By Ray Hickson
Everybody knows Bart Cummings didn’t give out praise for the sake of it – especially to his family.
So when the racing legend made a point of telling his grandson Edward Cummings he had the makings of a trainer in his own right they were words not to be taken lightly.
“One of the last conversations I had with Bart was him telling me it was my time to be doing it on my own,’’ Cummings said.
“That was well before Dad and I went into partnership.’’
Bart passed away in August 2015 so Edward has been playing a long game working his way up to training with five years as foreman for his father Anthony plus 18 months in a training partnership.
The 32-year-old will be his own boss from January, Hawkesbury his likely base, and the words of his legendary grandfather are driving his desire to be a success.
“As far as family members go Bart hadn’t always been as effusive with positive remarks but he was keen to see me have a go on my own,’’ Cummings said.
“I was very flattered. I derived a lot of confidence from it and started to think very seriously about how far I could take it.
“You always have confidence in yourself to be able to do something but when you get a word like that from someone as accomplished as him it made me sit back and take note.’’
Bart “would be laughing’’, Edward says with some surety, knowing there were three trainers with the Cummings name in Sydney.
“He could have spotted that coming a mile away,’’ he said.
Anthony of course retains Leilani Lodge at Randwick while younger brother James, who served four years as foreman then co-trained with Bart Cummings from 2013-2015, is at the helm of the Godolphin empire.
You could easily say Edward has had the right grounding and paid his dues by working behind the scenes, including a stint with Aidan O’Brien, and stepping up to co-training before making the decision to go it alone.
And he has but he’s also been methodically planning for when the right time to move presented itself for years. It’s just in his character.
“It was always going to be difficult for both of us to be training in partnership for 20 or 30 years,’’ Cummings said.
“I felt like I owed Dad that loyalty, he’d been very loyal to me. All good things must come to an end and I felt it was a good time.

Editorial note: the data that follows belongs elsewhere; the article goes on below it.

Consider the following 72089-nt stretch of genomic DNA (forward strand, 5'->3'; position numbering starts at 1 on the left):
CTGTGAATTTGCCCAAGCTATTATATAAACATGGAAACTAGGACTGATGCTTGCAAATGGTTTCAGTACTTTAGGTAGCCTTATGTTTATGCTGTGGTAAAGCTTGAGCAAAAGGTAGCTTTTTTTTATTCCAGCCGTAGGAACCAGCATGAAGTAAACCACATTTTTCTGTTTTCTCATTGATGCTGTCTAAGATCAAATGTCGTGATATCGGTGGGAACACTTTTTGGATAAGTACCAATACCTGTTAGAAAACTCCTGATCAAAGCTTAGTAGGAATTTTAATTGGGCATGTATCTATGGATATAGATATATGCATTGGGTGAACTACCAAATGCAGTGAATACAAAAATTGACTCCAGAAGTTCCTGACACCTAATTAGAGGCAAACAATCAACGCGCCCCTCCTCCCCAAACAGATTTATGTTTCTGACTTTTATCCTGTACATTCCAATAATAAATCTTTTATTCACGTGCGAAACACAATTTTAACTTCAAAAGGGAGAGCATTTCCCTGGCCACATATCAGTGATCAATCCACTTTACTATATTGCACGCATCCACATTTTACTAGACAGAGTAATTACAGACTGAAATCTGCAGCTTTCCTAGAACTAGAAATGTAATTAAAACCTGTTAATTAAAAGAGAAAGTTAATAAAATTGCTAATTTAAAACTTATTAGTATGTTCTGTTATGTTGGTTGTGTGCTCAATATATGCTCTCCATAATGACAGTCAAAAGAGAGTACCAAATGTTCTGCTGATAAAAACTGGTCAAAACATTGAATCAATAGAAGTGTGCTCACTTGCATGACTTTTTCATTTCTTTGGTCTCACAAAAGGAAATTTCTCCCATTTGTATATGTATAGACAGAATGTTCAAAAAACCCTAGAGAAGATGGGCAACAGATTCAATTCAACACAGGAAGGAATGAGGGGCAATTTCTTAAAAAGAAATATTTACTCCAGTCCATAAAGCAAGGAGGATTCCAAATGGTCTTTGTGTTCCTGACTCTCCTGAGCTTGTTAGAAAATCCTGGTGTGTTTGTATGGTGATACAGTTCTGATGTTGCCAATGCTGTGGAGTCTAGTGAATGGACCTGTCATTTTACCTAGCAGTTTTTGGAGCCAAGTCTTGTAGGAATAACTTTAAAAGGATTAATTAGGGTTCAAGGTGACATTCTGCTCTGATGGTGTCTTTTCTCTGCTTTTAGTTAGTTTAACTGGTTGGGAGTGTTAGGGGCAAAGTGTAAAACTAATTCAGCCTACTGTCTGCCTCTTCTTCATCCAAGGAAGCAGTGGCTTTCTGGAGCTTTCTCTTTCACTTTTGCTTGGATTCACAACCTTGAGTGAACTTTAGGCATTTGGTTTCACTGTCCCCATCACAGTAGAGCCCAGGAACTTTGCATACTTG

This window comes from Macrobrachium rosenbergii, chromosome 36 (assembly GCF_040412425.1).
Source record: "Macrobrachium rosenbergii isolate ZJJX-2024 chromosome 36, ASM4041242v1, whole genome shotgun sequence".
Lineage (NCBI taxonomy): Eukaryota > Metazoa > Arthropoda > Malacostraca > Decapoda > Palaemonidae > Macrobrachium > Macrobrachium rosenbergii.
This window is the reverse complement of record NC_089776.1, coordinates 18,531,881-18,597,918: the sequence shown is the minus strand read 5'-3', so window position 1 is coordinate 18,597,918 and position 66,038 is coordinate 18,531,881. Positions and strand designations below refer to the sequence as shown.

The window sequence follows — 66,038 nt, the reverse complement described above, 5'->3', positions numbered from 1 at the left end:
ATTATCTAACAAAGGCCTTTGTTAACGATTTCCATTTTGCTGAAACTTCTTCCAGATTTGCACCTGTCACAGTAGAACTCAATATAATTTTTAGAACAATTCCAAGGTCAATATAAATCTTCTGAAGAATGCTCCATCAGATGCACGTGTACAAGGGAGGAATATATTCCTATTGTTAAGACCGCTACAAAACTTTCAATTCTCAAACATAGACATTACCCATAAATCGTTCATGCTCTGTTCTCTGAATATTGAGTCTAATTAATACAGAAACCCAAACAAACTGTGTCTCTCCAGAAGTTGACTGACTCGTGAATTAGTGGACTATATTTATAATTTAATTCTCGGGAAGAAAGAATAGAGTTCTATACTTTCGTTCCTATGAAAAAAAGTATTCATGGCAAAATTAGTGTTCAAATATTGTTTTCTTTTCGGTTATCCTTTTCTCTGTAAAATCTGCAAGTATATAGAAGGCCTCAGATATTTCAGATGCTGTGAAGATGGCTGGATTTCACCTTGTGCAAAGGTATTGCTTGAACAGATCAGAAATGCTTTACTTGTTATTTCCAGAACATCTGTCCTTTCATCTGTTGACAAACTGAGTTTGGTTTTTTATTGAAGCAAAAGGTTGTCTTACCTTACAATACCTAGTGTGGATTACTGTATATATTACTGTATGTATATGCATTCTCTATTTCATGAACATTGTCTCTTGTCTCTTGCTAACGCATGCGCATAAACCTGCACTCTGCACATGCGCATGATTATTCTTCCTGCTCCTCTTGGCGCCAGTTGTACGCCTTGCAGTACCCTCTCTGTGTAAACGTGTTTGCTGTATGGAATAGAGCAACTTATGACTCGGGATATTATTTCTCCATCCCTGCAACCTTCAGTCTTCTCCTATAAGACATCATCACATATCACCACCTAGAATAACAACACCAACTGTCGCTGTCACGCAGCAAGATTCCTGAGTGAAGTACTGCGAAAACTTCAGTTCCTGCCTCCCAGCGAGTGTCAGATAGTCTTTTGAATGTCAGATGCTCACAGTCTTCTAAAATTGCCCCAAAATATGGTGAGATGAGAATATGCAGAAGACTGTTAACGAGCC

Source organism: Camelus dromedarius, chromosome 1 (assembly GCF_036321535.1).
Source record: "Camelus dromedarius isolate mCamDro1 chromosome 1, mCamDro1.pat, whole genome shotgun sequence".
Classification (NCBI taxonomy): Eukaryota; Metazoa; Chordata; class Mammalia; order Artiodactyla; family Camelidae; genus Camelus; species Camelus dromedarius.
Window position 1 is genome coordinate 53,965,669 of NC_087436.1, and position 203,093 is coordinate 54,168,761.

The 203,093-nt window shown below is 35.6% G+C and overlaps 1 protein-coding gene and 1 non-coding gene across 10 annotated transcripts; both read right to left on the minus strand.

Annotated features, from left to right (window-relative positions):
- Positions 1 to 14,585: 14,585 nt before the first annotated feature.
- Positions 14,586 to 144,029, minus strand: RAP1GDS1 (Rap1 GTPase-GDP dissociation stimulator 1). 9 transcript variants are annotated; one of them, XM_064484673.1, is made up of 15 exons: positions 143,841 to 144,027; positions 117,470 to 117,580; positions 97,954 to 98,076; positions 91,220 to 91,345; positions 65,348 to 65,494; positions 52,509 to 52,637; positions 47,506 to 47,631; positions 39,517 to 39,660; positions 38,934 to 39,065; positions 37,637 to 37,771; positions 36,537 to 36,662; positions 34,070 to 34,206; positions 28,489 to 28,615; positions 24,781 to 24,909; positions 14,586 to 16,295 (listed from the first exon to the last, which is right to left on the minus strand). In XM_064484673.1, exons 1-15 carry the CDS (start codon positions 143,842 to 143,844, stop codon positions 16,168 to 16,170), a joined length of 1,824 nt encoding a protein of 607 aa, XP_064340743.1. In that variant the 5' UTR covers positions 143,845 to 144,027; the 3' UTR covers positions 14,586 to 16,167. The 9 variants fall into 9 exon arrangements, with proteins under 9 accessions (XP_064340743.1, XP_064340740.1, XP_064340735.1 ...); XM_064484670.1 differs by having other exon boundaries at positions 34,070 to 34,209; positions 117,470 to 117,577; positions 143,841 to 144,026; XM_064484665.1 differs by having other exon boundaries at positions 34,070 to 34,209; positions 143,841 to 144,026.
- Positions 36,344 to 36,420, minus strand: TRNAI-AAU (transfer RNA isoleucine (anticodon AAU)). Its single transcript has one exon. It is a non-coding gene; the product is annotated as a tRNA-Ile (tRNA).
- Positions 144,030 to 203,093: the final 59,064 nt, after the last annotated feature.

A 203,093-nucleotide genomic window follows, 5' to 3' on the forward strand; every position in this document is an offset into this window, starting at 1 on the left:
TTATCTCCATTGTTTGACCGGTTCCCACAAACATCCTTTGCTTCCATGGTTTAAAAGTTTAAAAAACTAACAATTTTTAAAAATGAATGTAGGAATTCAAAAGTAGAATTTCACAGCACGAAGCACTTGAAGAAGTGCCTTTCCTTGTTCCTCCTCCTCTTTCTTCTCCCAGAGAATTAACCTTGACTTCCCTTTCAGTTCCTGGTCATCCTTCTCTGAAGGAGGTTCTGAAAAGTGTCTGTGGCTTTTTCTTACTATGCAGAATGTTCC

“We had the common view that splitting up was the right way to go. He has the belief in me to run my own stable and so do I.’’
Edward experienced somewhat instant success in his partnership with Anthony through a Group 3 win by Top Of My List in the JRA Plate (2000m) in May 2017.
He knows new ventures always come with talk of nerves and pressure and that stables can hit flat spots – the partnership experienced such a period earlier this year but has recently produced some emerging talents including Sky Boy and Baller.
As a racehorse trainer in the toughest arena in Australia, up against the likes of the Chris Waller juggernaut and the global powerhouse Godolphin guided by his brother, Cummings has every reason to feel a little apprehensive.
But not for those reasons.
“I’m nervous because I want to do well, not because I don’t think I can do the job,’’ he said.
“You want to make sure the people have confidence in you and what you’re doing.
“It’s a confidence game, if you’re walking into the races doubting yourself or whether you’ve made the right decision you know straight away perhaps there was a better way.
“Pressure comes from a lack of preparedness and that’s another reason why making the announcement when I did gave me a solid three months to organise myself.
“To understand exactly what it is I want to provide as a trainer to my client base, the kind of opportunity I can provide and make the experience in horse ownership a positive one.’’
Chris Waller trained four winners in his first year training in Sydney.
Given the deliberate way Cummings has gone about establishing himself, quietly buying yearlings and rallying owners, he’d find that number a disappointment in the first 12 months.
Being a Cummings is a healthy head start but that’s all it guarantees.
It’s no surprise that he has a passion for training stayers – you couldn’t be a Cummings and not – and he strives to join brother James as a fourth generation Group 1 winning trainer.
There would have been few fledging trainers as prepared for day one on the job but he’s well aware it’s not all going to happen overnight.
“I think it is going to be a very slow burn in the first 12 to 24 months,’’ Cummings said.
“I’d be hopeful within a few years I’d have a solid 30-40 horse stable with lots of happy customers. People who have had a good experience and confident their horses can reach their potential under my care.
“I’d like to have a strong standard of work ethic in the stable, good people working for me and I’d like to think within that time I can win a nice race.’’
*This article was originally published in the January edition of the Racing NSW magazine